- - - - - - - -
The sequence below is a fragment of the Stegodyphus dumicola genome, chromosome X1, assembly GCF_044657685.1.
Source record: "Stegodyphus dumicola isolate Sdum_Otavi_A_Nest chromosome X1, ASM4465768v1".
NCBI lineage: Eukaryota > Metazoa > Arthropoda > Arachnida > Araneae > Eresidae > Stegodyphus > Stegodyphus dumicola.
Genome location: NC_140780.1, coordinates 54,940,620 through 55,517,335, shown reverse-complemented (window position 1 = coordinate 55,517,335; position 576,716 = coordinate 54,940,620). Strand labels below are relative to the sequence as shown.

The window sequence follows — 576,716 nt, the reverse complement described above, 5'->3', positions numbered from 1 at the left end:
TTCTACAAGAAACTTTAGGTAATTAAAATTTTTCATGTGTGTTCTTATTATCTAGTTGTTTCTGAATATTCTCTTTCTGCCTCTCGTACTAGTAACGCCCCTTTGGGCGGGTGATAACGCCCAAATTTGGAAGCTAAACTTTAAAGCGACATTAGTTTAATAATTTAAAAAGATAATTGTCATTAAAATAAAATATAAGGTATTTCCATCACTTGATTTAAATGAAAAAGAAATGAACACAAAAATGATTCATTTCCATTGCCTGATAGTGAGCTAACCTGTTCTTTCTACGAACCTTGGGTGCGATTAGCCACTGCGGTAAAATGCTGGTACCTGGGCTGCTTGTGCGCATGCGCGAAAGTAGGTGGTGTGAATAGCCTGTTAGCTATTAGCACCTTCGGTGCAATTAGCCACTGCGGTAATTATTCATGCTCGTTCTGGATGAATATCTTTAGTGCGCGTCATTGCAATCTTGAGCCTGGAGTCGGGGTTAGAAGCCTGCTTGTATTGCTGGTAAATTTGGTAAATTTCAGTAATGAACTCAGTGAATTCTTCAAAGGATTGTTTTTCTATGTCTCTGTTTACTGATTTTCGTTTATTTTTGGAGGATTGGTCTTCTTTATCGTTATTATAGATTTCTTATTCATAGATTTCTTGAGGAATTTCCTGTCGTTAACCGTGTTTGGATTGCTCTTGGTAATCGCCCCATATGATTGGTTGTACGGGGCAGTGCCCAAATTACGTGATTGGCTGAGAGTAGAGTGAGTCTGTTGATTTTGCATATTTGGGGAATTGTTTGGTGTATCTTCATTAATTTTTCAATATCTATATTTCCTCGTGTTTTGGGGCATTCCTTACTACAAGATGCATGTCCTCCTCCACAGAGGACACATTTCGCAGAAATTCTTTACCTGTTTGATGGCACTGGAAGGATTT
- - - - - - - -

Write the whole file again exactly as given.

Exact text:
The sequence below is a fragment of the Stegodyphus dumicola genome, chromosome X1, assembly GCF_044657685.1.
Source record: "Stegodyphus dumicola isolate Sdum_Otavi_A_Nest chromosome X1, ASM4465768v1".
NCBI lineage: Eukaryota > Metazoa > Arthropoda > Arachnida > Araneae > Eresidae > Stegodyphus > Stegodyphus dumicola.
Genome location: NC_140780.1, coordinates 54,940,620 through 55,517,335, shown reverse-complemented (window position 1 = coordinate 55,517,335; position 576,716 = coordinate 54,940,620). Strand labels below are relative to the sequence as shown.

The window sequence follows — 576,716 nt, the reverse complement described above, 5'->3', positions numbered from 1 at the left end:
TTCTACAAGAAACTTTAGGTAATTAAAATTTTTCATGTGTGTTCTTATTATCTAGTTGTTTCTGAATATTCTCTTTCTGCCTCTCGTACTAGTAACGCCCCTTTGGGCGGGTGATAACGCCCAAATTTGGAAGCTAAACTTTAAAGCGACATTAGTTTAATAATTTAAAAAGATAATTGTCATTAAAATAAAATATAAGGTATTTCCATCACTTGATTTAAATGAAAAAGAAATGAACACAAAAATGATTCATTTCCATTGCCTGATAGTGAGCTAACCTGTTCTTTCTACGAACCTTGGGTGCGATTAGCCACTGCGGTAAAATGCTGGTACCTGGGCTGCTTGTGCGCATGCGCGAAAGTAGGTGGTGTGAATAGCCTGTTAGCTATTAGCACCTTCGGTGCAATTAGCCACTGCGGTAATTATTCATGCTCGTTCTGGATGAATATCTTTAGTGCGCGTCATTGCAATCTTGAGCCTGGAGTCGGGGTTAGAAGCCTGCTTGTATTGCTGGTAAATTTGGTAAATTTCAGTAATGAACTCAGTGAATTCTTCAAAGGATTGTTTTTCTATGTCTCTGTTTACTGATTTTCGTTTATTTTTGGAGGATTGGTCTTCTTTATCGTTATTATAGATTTCTTATTCATAGATTTCTTGAGGAATTTCCTGTCGTTAACCGTGTTTGGATTGCTCTTGGTAATCGCCCCATATGATTGGTTGTACGGGGCAGTGCCCAAATTACGTGATTGGCTGAGAGTAGAGTGAGTCTGTTGATTTTGCATATTTGGGGAATTGTTTGGTGTATCTTCATTAATTTTTCAATATCTATATTTCCTCGTGTTTTGGGGCATTCCTTACTACAAGATGCATGTCCTCCTCCACAGAGGACACATTTCGCAGAAATTCTTTACCTGTTTGATGGCACTGGAAGGATTT